18.5. Workflows vs. functions

18.6. Lab

19. Troubleshooting pipeline input

19.1. Refresher: how pipeline input works

19.2. Introducing Trace-Command

19.3. Interpreting trace-command output

19.4. Lab

20. Using object hierarchies for complex output

20.1. When a hierarchy might be necessary

20.2. Hierarchies and CSV: not a good idea

20.3. Creating nested objects

20.4. Working with nested objects

20.5. Lab

21. Globalizing a function

21.1. Introduction to globalization

21.2. PowerShell’s data language

21.3. Storing translated strings

21.4. Do you need to globalize?

21.5. Lab

22. Crossing the line: utilizing the .NET Framework

22.1. .NET classes and instances

22.2. Static methods of a class

22.3. Instantiating a class

22.4. Using Reflection

22.5. Finding class documentation

22.6. PowerShell vs. Visual Studio

22.7. Lab

Part 4 Creating tools for delegated administration

23. Creating a GUI tool, part 1: the GUI

23.1. Introduction to WinForms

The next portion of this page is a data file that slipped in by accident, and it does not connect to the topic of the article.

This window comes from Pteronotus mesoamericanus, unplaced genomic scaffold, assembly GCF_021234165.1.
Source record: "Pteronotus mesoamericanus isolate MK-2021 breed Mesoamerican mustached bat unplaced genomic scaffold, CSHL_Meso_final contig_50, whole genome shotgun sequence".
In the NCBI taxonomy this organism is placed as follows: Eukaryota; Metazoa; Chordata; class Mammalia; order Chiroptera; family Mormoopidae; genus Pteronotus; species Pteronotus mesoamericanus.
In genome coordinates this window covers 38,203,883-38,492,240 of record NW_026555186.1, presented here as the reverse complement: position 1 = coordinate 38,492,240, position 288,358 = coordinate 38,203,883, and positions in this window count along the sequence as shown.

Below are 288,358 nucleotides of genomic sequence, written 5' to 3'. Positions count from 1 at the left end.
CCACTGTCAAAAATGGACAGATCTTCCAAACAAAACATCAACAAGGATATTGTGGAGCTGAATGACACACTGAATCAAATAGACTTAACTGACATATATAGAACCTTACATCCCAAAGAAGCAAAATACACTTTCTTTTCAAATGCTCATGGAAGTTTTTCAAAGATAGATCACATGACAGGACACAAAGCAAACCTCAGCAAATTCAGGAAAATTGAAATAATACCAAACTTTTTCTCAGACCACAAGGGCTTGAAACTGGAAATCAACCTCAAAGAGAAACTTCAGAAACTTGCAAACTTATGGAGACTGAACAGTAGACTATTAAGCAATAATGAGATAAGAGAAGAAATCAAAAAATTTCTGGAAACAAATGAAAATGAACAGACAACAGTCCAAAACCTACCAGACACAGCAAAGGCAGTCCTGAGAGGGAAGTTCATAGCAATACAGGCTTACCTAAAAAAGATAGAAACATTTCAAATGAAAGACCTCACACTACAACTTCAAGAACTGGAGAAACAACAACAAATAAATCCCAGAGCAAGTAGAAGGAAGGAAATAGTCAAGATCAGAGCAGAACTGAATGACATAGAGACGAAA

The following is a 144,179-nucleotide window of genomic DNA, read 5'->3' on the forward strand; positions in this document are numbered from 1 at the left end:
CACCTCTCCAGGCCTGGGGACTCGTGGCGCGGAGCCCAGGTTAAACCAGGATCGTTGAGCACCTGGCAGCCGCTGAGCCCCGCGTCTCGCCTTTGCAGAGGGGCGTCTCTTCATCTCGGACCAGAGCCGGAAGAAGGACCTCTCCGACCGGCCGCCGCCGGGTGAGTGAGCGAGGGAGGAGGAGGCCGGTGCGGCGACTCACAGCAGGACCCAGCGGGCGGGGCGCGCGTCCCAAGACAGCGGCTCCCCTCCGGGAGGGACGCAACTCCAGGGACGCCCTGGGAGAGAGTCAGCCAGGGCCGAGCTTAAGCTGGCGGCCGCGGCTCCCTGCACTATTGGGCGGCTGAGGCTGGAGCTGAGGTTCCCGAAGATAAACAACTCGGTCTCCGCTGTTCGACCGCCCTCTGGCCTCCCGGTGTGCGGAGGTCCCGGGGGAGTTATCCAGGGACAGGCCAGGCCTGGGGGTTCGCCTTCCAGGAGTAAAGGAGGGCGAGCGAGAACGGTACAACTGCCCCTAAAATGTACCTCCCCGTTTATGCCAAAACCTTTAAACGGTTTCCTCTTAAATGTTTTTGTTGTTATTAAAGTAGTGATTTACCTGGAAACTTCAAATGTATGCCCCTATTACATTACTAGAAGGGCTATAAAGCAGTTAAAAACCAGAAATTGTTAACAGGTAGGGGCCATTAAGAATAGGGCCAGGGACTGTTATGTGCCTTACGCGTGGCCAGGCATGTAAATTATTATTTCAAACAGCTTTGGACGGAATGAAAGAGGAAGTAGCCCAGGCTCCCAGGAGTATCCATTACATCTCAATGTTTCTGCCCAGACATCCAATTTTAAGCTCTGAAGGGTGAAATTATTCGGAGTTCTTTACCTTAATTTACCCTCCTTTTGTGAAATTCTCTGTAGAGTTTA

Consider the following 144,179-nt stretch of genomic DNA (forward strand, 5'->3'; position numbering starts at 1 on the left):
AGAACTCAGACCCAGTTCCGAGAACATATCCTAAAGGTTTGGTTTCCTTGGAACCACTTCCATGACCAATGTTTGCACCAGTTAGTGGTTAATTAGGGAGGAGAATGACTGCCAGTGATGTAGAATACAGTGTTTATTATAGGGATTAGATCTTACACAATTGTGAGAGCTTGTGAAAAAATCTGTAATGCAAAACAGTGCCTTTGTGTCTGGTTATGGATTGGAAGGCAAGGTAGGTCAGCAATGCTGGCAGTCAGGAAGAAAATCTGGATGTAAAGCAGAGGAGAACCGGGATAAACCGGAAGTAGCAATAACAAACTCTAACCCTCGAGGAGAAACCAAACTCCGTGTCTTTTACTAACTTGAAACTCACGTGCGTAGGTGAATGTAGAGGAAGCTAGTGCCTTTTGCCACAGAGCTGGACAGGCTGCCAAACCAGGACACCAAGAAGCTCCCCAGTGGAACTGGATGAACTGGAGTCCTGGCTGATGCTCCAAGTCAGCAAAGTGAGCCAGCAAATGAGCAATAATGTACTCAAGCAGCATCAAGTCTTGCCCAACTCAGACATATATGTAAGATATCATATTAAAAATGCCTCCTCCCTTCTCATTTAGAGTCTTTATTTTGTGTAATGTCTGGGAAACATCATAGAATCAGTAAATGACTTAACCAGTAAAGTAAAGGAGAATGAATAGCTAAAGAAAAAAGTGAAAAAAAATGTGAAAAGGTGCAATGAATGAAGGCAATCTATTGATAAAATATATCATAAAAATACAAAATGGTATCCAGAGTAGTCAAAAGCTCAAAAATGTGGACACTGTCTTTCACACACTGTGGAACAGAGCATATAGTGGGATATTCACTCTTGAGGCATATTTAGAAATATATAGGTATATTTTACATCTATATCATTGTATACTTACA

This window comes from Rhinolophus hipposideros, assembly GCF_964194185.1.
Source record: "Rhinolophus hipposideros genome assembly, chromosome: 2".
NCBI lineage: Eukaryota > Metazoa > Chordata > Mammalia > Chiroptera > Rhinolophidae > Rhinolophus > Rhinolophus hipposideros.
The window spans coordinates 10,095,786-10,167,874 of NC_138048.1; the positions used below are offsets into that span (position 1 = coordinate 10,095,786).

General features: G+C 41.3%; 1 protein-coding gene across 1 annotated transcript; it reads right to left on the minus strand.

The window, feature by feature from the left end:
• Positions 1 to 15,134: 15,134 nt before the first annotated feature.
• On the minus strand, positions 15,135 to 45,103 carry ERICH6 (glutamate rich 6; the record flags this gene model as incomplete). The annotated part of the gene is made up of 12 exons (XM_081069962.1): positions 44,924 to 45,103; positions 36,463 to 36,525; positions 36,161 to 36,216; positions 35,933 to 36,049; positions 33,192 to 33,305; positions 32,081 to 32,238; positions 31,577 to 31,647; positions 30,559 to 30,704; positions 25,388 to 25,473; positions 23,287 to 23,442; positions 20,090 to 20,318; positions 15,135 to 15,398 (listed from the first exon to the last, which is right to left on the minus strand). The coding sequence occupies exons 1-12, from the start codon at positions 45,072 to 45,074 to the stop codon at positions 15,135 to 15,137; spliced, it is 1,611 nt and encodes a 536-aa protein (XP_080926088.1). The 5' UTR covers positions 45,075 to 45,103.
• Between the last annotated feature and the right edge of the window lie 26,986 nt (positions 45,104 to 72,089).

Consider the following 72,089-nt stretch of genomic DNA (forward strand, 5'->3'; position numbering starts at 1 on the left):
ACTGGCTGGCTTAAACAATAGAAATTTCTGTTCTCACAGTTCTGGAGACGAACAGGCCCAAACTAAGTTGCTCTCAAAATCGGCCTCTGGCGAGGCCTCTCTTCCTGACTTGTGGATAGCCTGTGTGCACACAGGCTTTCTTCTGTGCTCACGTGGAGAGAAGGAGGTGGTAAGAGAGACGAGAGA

23.2. Using a GUI to create the GUI

23.3. Manually coding the GUI

23.4. Showing the GUI

23.5. Lab

24. Creating a GUI tool, part 2: the code

24.1. Addressing GUI objects

24.2. Example: text boxes

24.3. Example: button clicks

24.4. Example: list boxes

24.5. Example: radio buttons

=== === Example: check boxes === Lab

25. Creating a GUI tool, part 3: the output

25.1. Using Out-GridView

25.2. Creating a form for output

25.3. Populating and showing the output

25.4. Lab

26. Creating proxy functions

26.1. What are proxy functions?

26.2. Creating the proxy function template

26.3. Removing a parameter

26.4. Adding a parameter

26.5. Loading the proxy function

26.6. Lab

27. Setting up constrained remoting endpoints

27.1. Refresher: Remoting architecture

27.2. What are constrained endpoints?

27.3. Creating the endpoint definition

27.4. Registering the endpoint

27.5. Connecting to the endpoint

27.6. Lab

28. Never the end

28.1. Welcome to toolmaking

28.2. Cool ideas for tools

28.3. What’s your next step?

Appendix A: appendix GUI technologies and PowerShell


© 2014 Manning Publications Co.

What's inside

  • Build your own administrative tools
  • Learn by doing with hands-on labs
  • Make scripts that feel like native PowerShell cmdlets

About the reader

This book does not assume you are a programmer. Experience using PowerShell as a command-line interface is helpful but not required.

About the author

Don Jones is a PowerShell MVP, speaker, and trainer. Jeffery Hicks is a PowerShell MVP and an independent consultant, trainer, and author. Don and Jeff coauthored Learn Windows PowerShell 3 in a Month of Lunches, Second Edition (Manning 2012) and PowerShell in Depth (Manning 2013).